This door comes imbued with local Brooklyn history. It’s a history embedded in the story of gentrification. It was originally part of a red brick building in the heart of Bed-Stuy on a block situated between two housing projects, which at night are illuminated by the intense light from NYPD portable surveillance units powered by loud obnoxious gas powered generators. It was a classic Brooklyn building, with two brick smokestacks and two giant wooden water towers. On one of the smokestacks was the name of the place: “Cascade Laundry”. They served as familiar landmarks for many people who grew up here for more than a century.
Cascade Laundry was founded in 1898 and the building was built in 1904. It was founded by a Ukrainian immigrant named Charles Bonoff who had a reputation for hiring recent immigrants and people who lived in the neighborhood. Upwards of 300 people lost their jobs in 2010 when the factory was shut down. Previous to that, it was a thriving family business which housed it’s own electrical power plant. It never relied on Con-Ed for power!
Cascade had to shut down in 2010, due to being bankrupt by a lawsuit brought by several local restaurants which claimed a price fixing scandal.
Since then the entire 9 buildings which encompassed the factory have recently been purchased for $27 million by an investment group named Alliance Private Capital Group which describes itself as a “boutique commercial real estate consultant”.
They started demolishing Cascade Laundry last month. I noticed that the demo workers were not given any kind of safety gear & the whole neighborhood has been engulfed in questionable clouds of dust for weeks. I spoke with the building manager, Julio and he told me that he’d save my door for me. Julio had been working at Cascade Laundry for 30 years, so he was happy to defy the new building owners and save the door for a local artist. He warned me that it had already been slightly damaged by one of the heavy equipment machines used to tear down buildings. You can see the mark on the upper right side of the door made by the mechanical claw grabbing at it. So, I waited for about three weeks. It became obvious that while Julio wanted to help me retrieve the door, he had developed a pretty debilitating case of arthritis in his legs. So, last week, my friend and I decided to take matters into our own hands, so to speak. Armed with a pair of pliers and a portable angle grinder, we managed to liberate the door one fine Sunday afternoon without being apprehended by the law.
I had been pasting up on this door for several years already. You can see the previous layer underneath along with my tag “lmnop” which pre-dated the additional “i” on my name. This painting was inspired by the Black Lives Matter movement which originated in Ferguson, Missouri last year in response to the police murder of Mike Brown. I have been doing a series of street paste ups around this movement. I sourced this image from a google image search of protests. Shortly after pasting it up, our local street art blog Brooklyn Street Art posted a photo of it on their Instagram. The next day I was contacted by someone who told me a friend had seen the post and recognized her son, Myles as the kid in the painting! Tracey McEver is a DC resident & activist who brings her kids out to protests. She was pleased to see her son immortalized on a wall in Brooklyn.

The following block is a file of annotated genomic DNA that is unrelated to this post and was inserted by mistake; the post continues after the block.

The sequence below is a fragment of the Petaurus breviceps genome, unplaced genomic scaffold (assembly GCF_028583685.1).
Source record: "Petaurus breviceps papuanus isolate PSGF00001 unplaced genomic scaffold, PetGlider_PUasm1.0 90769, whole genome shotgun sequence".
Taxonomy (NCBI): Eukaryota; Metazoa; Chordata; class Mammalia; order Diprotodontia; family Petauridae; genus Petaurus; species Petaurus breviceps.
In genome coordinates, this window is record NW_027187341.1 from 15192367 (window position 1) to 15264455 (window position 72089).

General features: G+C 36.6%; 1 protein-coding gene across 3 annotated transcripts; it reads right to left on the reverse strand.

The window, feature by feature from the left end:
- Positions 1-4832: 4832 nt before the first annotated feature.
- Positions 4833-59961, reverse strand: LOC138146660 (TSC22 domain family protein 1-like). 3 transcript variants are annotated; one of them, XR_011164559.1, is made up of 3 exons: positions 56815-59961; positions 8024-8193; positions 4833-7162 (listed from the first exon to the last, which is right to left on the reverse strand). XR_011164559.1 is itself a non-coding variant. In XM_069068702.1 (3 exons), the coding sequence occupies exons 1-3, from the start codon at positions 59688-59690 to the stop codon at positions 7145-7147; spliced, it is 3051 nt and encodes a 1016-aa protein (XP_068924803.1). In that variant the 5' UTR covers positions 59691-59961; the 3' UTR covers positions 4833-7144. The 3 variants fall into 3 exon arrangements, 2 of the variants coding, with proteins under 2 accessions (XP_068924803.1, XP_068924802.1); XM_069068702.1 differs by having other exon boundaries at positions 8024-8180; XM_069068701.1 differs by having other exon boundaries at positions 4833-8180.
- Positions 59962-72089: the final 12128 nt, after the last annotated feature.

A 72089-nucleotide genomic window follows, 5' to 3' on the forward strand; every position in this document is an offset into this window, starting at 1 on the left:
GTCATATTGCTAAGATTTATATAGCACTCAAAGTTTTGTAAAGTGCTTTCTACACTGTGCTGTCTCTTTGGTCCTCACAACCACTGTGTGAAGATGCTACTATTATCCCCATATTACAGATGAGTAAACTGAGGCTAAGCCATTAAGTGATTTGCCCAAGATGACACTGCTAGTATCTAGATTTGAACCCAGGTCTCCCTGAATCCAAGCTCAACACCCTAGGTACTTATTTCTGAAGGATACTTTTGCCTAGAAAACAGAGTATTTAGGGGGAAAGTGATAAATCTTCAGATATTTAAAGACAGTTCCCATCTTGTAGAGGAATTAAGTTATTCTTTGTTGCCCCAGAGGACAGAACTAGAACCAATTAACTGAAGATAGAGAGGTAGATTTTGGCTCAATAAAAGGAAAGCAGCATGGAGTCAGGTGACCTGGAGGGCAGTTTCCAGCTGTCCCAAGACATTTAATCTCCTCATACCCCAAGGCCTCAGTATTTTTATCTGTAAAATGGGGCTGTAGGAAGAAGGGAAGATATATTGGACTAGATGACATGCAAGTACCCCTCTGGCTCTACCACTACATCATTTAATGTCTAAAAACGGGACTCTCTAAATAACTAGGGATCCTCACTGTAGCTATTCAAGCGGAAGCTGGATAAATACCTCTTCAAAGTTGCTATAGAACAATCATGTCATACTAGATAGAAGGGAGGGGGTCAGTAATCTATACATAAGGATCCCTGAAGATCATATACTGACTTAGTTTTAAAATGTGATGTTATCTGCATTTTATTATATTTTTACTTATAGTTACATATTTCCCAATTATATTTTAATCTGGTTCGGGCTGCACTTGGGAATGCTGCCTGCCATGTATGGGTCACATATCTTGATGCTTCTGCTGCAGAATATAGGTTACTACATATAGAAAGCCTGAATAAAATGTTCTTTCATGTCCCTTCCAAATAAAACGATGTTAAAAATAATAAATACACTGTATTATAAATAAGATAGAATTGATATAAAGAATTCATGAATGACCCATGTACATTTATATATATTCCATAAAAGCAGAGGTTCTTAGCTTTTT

The wheatpaste of Myles was much loved by local residents. Often I would observe people taking photos of it on their way to work. I saw many people post it on Instagram. It even survived a local graffiti bomb squad who came through last winter during a snowstorm. They tagged up the entire wall, but did not touch Myles. It was up for at least 8 months before someone decided to deface it with silver grey spray paint. Luckily, I spotted the tag, which covered his face, the next morning. I was able to quickly and effortlessly remove the crappy tag with mineral spirits and a rag. You can still see the metallic paint around his head and his face has a bit of grey residue left on it from the mineral spirits interacting with the paper.
This door contains still more local Brooklyn history. Ismaaiyl Brinsley, who last December made his way to Brooklyn after shooting his girlfriend Shaneka Thompson in Maryland, ran by this door in his attempt to flee his crime after he shot the two officers, Wenjian Liu and Rafael Ramos on the corner of the same block. He ran by this door on his way to the subway on the other corner, where shortly after he was shot and killed on the Myrtle/Willoughby G train platform.
We’ve rescued this door in the hopes of preserving a little piece of history away from the ever encroaching and voracious entity that is gentrification. In order to lighten the weight of the door, which was at least 200 lbs, we did an intervention on it with a plasma cutter, removing the inside half of the door and installing hanging hardware on it.
~Lmnopi 2015 Bed-Stuy, Brooklyn